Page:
On the car’s maiden voyage to the grocery store, I marveled at how spacious the interior of the trunk was as I loaded in my bags. I reached up, closed the hatchback and drove home.  It wasn’t until after I carried the groceries into the house and came back out to our driveway to close the hatchback that I realized I had a problem. Because of the incline of the driveway, I couldn’t reach to close the trunk of my car. On level ground I have to stand on my tiptoes and stretch to grip the handhold of the fully extended trunk. However, there in my slightly sloping driveway, the 6 foot high trunk was a few inches beyond the ends of my fingertips. Not being able to reach something is not a novel experience for me so I didn’t panic. I weighed my options:

  • leave the trunk open, back into the street where the ground is level then close the trunk
  • ask my neighbor to come over and close it for me
  • jump

I chose the latter and successfully closed the trunk after my third leap. Hopefully, none of the neighbors were looking out their windows at the time. I would hate to find out there is some You Tube video of me floating around cyberspace.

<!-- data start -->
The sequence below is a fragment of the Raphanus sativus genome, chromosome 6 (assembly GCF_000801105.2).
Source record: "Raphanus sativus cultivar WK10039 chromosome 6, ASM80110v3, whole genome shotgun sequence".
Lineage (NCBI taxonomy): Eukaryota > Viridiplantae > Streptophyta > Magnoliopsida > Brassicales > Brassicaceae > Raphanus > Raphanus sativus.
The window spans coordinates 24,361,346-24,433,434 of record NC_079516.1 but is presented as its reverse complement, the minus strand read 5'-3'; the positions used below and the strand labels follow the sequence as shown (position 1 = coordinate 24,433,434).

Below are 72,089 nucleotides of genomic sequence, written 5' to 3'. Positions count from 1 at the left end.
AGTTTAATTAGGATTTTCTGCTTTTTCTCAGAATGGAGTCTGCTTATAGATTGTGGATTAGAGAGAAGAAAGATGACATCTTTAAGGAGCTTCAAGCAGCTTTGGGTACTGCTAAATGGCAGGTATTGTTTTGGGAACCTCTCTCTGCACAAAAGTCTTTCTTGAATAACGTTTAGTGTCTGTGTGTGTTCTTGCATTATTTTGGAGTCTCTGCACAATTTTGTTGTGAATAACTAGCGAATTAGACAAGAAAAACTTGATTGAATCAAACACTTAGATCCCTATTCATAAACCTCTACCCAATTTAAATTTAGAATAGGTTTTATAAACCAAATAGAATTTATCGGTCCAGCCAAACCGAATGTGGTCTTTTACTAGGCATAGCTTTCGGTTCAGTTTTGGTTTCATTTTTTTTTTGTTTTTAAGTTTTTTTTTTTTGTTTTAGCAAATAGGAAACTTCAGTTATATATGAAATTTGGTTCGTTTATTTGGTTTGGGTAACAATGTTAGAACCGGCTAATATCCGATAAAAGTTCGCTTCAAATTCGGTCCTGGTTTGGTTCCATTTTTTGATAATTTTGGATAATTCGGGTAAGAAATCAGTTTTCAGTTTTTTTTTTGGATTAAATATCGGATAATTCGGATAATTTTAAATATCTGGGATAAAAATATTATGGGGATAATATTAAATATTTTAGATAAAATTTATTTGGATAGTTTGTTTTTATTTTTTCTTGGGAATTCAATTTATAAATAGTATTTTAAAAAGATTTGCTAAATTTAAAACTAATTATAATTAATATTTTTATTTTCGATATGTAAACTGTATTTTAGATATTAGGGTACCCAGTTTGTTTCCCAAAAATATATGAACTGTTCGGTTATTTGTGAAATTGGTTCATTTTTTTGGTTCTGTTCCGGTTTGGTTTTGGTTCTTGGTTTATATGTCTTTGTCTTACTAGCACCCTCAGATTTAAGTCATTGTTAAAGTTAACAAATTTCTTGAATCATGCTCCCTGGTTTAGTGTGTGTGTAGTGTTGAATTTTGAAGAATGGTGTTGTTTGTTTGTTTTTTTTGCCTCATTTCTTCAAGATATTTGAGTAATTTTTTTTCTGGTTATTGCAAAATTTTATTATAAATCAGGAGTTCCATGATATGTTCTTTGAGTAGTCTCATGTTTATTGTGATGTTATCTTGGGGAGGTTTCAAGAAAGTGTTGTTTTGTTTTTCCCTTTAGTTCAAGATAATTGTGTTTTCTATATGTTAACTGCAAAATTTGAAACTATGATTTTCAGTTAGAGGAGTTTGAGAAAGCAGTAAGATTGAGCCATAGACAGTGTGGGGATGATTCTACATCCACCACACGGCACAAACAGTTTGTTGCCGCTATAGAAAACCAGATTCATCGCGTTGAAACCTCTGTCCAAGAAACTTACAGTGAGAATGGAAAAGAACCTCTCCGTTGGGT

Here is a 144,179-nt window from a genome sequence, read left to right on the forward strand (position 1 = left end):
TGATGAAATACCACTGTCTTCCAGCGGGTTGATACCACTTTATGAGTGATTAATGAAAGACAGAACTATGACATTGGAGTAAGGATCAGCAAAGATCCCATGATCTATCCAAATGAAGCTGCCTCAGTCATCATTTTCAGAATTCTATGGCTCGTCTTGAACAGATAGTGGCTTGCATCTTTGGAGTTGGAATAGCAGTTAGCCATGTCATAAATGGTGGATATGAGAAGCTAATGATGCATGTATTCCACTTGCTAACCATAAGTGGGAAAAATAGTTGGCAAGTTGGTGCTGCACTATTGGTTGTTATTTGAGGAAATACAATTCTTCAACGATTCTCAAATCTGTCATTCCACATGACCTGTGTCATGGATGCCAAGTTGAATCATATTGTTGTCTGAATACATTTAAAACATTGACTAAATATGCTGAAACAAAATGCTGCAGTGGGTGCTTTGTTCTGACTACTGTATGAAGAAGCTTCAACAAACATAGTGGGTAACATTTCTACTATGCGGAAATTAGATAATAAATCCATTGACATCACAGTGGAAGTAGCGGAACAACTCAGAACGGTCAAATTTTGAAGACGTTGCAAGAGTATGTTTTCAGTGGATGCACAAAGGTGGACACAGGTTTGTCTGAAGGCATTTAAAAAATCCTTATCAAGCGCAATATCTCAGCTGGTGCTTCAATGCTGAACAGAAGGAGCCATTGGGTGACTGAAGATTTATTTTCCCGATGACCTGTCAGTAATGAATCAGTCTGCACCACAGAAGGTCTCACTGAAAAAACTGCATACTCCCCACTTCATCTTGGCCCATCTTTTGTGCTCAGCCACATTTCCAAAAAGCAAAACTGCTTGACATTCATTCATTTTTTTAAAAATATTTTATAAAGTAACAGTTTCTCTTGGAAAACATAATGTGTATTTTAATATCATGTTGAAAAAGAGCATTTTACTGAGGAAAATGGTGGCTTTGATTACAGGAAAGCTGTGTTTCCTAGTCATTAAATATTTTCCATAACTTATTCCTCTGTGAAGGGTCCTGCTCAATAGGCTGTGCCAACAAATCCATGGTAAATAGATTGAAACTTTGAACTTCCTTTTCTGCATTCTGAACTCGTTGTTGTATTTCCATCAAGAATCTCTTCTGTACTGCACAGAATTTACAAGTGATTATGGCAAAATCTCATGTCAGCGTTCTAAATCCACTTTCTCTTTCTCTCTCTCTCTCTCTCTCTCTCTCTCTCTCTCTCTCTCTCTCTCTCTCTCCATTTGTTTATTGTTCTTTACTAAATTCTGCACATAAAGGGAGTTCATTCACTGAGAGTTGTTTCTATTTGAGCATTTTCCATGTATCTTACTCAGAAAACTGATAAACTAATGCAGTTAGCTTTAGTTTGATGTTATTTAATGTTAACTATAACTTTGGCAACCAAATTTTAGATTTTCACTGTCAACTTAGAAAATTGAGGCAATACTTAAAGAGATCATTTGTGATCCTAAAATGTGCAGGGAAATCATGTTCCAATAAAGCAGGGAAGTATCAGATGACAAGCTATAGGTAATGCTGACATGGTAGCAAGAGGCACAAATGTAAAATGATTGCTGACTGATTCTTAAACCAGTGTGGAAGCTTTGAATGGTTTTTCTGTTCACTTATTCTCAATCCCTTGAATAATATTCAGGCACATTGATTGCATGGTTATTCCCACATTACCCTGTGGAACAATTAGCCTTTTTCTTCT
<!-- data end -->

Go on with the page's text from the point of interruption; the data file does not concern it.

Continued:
Even the slightest incline puts the trunk beyond the reach of my hands.

When Oregano came home from work that night I told him about this unforeseen problem.

“You should keep a stepstool in your trunk,” he suggested.

“I don’t really think that’s a reasonable solution in this situation. First of all, the stepstool will take up a lot of room in the trunk. Second, standing on a stepstool on an incline is a recipe for disaster for me. Third, how do you propose I fold up the stepstool to put it back in the trunk without the hatchback popping open all the way?”

“Good point,” he conceded.

“I just need to think about it. I’m sure I’ll come up with a solution.”

I spent a lot of time crawling around in the trunk of my car with a measuring tape considering my options for a trunk-closing apparatus. The easiest solution would have been to attach some sort of pull string to the underside of the hatchback, but a thorough inspection revealed that there was nowhere to attach the string. I climbed out of the trunk and went back to the mental drawing board.

Later that week, my dad called and asked how I liked my new car. I mentioned the trunk closing issue. My clever, yet not always practical, father suggested, “Why don’t you drill holes and place screws into the plastic in the trunk so that you’ll have a place to attach the pull string?”